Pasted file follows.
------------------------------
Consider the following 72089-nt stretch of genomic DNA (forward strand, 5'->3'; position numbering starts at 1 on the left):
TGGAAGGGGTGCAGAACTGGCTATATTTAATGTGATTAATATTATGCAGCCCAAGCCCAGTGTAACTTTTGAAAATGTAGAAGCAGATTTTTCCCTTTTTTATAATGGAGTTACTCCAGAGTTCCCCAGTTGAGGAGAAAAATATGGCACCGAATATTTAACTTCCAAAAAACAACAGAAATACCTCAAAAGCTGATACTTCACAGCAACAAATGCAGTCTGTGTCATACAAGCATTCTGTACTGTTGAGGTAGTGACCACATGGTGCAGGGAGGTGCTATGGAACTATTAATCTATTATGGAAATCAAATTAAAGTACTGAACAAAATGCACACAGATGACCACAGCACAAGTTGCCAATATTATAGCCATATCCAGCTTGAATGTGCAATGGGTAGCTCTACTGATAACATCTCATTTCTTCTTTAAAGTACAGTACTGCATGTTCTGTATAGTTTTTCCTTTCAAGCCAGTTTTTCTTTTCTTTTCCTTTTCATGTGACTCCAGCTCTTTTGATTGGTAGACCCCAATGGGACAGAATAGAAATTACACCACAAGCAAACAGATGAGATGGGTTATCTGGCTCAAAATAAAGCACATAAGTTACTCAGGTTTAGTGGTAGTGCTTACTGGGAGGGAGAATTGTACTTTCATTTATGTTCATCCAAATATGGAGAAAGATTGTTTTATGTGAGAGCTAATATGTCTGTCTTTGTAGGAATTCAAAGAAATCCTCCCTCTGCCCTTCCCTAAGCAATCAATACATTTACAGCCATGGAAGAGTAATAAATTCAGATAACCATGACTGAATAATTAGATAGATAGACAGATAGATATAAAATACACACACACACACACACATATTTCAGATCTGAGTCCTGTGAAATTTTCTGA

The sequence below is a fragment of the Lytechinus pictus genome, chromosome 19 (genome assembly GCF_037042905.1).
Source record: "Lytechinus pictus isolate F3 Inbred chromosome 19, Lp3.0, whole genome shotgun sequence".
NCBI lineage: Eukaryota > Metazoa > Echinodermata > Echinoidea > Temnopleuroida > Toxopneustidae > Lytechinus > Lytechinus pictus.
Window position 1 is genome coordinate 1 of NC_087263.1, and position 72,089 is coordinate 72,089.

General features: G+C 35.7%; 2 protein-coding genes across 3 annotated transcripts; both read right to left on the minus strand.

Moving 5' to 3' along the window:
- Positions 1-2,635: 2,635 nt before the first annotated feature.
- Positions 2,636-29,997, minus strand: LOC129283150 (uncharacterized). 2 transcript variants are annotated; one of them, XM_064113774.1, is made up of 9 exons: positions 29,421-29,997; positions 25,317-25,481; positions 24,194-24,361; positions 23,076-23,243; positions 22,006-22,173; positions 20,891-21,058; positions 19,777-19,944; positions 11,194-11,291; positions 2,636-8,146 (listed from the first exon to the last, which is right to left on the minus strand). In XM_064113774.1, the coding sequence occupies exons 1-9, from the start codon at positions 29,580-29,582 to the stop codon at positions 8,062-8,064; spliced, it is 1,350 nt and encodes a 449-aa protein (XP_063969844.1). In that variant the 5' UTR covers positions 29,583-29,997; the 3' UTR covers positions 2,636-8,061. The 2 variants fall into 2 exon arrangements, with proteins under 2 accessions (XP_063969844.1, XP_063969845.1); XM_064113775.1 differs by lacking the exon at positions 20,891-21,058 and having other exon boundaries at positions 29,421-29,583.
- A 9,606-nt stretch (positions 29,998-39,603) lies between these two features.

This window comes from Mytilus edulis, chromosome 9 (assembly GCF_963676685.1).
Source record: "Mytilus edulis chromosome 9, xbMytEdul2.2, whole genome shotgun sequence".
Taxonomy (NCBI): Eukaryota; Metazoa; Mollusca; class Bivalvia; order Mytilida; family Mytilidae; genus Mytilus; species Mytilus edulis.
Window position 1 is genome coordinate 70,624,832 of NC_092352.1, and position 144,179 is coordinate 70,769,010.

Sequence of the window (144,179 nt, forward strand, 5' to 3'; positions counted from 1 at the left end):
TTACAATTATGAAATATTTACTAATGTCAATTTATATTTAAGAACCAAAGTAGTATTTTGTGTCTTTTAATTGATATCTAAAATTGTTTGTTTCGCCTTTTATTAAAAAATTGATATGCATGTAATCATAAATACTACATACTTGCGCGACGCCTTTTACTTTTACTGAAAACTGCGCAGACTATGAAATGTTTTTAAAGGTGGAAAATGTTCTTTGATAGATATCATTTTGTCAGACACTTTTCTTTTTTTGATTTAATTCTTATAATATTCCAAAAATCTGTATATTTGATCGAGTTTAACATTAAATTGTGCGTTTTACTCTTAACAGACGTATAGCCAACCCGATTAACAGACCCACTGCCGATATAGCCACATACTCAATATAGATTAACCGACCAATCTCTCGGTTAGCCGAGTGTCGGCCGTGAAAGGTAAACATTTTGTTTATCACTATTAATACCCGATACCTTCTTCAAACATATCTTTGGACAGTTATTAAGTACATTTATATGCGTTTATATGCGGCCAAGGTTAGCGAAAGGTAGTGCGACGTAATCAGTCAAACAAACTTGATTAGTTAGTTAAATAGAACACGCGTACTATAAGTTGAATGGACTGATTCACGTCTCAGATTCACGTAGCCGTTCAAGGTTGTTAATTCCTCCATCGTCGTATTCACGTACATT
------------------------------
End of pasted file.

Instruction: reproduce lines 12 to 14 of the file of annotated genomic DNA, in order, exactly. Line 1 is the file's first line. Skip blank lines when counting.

This window comes from Mytilus edulis, chromosome 9 (assembly GCF_963676685.1).
Source record: "Mytilus edulis chromosome 9, xbMytEdul2.2, whole genome shotgun sequence".
Taxonomy (NCBI): Eukaryota; Metazoa; Mollusca; class Bivalvia; order Mytilida; family Mytilidae; genus Mytilus; species Mytilus edulis.